As an ambassador of country music for more than three decades, Wynonna Judd — or just simply Wynonna, as she is known on the charts — has seen it all.
But she knows her audience hasn’t.
That’s why the Ashland-born singer is fronting a new, more Americana-savvy band called the Big Noise, with husband and drummer Cactus Moser, and she is eager to further the newest chapter in a career that has scored more than a dozen No. 1 country hits.
Make no mistake, though. The noise Wynonna is making today hails from a different kind of country than the one she and mother Naomi inhabited as The Judds in the 1980s or even the one she traveled to and from during a subsequent and successful solo career.
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“I’ll give you the absolute truth,” the singer said. “When you put out a new record, a lot of artists try to fit into a format. They try to figure out the pulse of what’s going on and they try to blend in. For me, it was the exact opposite. I wanted to be as truthful and as honest about my gift, as well as what I sing.
“In other words, it can’t just be what we call radio friendly. It can’t just be a catch phrase because it sounds clever. It can’t be, ‘Hey, let’s sing with the most popular artist right now.’ It has to be, for me, about the music and about the songs. It’s about the experience of being with my husband. I think what the audience is seeing and what they’ll see when they see us in this show is a real love affair between two people who have come back from hell.”
These are songs about adult relationships, adult life, adult activity. They have enabled us to sing about our hearts as opposed to just what we think is marketable music.
Cactus Moser, Wynonna’s husband and drummer
The latter reference refers to Moser’s recovery from a 2012 motorcycle accident that caused his left leg to be amputated, and assorted personal and professional turbulence for Wynonna herself. But the big news about the Big Noise and its self-titled 2016 album is the leap into territory that sports performance support from high-profile pals including Americana fave Jason Isbell and the husband-and-wife blues/jam band team of Derek Trucks and Susan Tedeschi, along with songs written or co-written by Chris Stapleton, Julie Miller, Raphael Saadiq, Susan Siskind and Timothy B. Schmit (who also sings on an update of his 1972 Poco-era tune “I Can See Everything”).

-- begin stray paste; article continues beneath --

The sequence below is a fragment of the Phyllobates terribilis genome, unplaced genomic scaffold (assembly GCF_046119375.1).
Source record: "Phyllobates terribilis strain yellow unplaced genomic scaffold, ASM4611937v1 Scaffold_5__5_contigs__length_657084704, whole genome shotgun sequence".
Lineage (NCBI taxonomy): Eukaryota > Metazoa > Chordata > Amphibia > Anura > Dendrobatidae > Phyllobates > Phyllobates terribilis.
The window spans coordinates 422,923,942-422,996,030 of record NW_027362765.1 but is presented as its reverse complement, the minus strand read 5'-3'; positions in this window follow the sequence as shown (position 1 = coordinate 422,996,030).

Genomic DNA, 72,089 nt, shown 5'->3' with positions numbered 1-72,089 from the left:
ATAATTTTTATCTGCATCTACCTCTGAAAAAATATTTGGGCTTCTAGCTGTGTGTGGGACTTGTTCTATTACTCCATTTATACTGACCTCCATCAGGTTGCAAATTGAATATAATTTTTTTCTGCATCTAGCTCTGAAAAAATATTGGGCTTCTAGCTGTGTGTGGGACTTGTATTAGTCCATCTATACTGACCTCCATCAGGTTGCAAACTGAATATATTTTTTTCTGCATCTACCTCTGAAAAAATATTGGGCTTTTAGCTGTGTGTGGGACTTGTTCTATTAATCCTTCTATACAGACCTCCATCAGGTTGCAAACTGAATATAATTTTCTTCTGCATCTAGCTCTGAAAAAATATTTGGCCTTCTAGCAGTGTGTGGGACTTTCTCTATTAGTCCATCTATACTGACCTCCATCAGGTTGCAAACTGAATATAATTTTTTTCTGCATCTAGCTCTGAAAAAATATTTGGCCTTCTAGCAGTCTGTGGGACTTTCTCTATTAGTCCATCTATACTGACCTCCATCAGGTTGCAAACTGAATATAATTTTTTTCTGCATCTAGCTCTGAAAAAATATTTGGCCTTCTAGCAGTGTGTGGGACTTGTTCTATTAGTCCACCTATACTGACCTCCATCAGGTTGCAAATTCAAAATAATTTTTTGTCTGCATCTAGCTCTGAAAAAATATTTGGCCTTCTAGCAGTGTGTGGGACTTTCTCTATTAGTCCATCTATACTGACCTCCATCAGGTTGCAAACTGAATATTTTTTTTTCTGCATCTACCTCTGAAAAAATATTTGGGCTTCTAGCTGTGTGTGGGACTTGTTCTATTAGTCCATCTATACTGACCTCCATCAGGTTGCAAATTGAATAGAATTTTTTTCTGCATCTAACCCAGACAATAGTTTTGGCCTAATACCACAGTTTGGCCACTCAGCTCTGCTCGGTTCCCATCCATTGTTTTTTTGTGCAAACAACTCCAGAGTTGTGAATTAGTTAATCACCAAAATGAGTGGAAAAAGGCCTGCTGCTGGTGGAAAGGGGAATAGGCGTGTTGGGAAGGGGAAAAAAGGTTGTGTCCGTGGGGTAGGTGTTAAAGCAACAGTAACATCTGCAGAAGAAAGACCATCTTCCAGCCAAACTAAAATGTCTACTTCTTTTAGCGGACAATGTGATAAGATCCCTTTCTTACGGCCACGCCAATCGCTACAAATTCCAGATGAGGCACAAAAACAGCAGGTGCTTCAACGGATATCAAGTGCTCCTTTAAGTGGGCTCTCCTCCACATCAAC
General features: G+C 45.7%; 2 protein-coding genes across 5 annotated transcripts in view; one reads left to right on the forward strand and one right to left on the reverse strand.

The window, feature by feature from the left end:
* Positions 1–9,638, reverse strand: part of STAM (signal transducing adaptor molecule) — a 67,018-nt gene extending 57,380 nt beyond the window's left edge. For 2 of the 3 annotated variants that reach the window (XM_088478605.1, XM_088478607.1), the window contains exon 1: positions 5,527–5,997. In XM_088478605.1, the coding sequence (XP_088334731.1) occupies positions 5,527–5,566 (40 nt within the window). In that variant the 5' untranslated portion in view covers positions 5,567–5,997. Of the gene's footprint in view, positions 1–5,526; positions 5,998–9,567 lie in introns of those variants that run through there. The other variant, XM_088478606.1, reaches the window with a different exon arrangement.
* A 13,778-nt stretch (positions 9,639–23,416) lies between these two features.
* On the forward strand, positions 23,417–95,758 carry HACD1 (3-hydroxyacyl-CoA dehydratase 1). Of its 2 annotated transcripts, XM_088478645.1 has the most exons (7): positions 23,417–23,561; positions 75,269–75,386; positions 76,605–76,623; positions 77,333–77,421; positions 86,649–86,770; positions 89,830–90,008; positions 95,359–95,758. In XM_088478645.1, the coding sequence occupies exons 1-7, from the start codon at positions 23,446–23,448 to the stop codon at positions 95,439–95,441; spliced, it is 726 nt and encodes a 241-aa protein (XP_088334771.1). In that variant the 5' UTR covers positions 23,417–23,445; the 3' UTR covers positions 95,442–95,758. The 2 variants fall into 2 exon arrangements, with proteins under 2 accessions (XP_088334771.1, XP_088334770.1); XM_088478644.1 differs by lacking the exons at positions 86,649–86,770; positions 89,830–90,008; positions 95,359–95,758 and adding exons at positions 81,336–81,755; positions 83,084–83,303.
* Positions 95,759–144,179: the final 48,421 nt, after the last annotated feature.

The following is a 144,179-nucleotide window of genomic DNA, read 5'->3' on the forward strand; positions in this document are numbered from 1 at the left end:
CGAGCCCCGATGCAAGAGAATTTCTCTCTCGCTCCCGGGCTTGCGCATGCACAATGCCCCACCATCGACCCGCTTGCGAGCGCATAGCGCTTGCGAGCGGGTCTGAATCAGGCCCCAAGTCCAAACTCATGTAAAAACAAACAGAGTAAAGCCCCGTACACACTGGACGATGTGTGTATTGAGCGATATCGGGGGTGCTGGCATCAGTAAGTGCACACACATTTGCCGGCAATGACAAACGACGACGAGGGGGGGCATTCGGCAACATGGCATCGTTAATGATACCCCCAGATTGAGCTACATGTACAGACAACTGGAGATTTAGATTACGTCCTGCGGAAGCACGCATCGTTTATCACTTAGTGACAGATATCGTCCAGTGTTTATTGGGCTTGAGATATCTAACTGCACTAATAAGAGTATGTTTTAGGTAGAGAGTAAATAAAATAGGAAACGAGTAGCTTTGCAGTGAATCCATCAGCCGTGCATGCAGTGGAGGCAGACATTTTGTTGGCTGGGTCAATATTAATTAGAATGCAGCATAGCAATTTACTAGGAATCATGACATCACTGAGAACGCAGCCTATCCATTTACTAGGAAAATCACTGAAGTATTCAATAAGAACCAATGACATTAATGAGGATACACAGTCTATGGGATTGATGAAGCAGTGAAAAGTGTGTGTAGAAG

“Part of the whole thing was trying to just go ahead and say, ‘Doggone it, we want to sing songs that are more about life’s spectrum than just partying in the pasture,’” Moser said. “That stuff has become cliché, but it’s still at the main forefront of what a lot of country music is about. So it was somewhat of a move to record songs like ‘Things I Lean On,’ the Jason Isbell duet, or ‘Keep Me Alive,’ which is a great Sarah Siskind song, or the stuff Wy and I wrote. These are songs about adult relationships, adult life, adult activity. They have enabled us to sing about our hearts as opposed to just what we think is marketable music.”
What I see going on right now is a lot of entitlement and expectation. I hear a lot of, ‘I’ll get one hit and I’ll be headlining next.’ No, you’ll be working hard and you’ll be earning a career. That’s what I was taught.
For the star of the show, though, the music on “Wynonna & the Big Noise” presents a portrait of a surviving artist fed up with where country is headed and determined to fashion the kinds of music that give joy to her audience and especially herself. If that means leaving conventional country contingencies behind, so be it.
“I must be getting older, because these things irritate me because I see all these people wanting to be famous,” Judd says. “I see all these people saying, ‘What can I do to make it?’ Here’s the bottom line, and I’m not as much a complainer as I am an observer. What I see going on right now is a lot of entitlement and expectation. I hear a lot of, ‘I’ll get one hit and I’ll be headlining next.’ No, you’ll be working hard and you’ll be earning a career. That’s what I was taught. I was in the back seat of a car for a year, visiting radio stations. I come from the era where there was no Facebook. It was all face to face, so I’m very old-fashioned.
“Our record is real. It comes at a time where everything else is pre-produced and slick. I think we’re kind of back to when Mom and I came out. We were playing acoustic in the “Urban Cowboy” days, when everything was really over-produced. I remember someone saying to us how refreshing it was to hear the acoustic guitar and the harmonies. I feel that’s where I am again. I’ve come full circle.”
If you go
Wynonna and the Big Noise
When: 8:30 p.m. July 22
Where: Renfro Valley Entertainment Center, 2380 Richmond St., Mount Vernon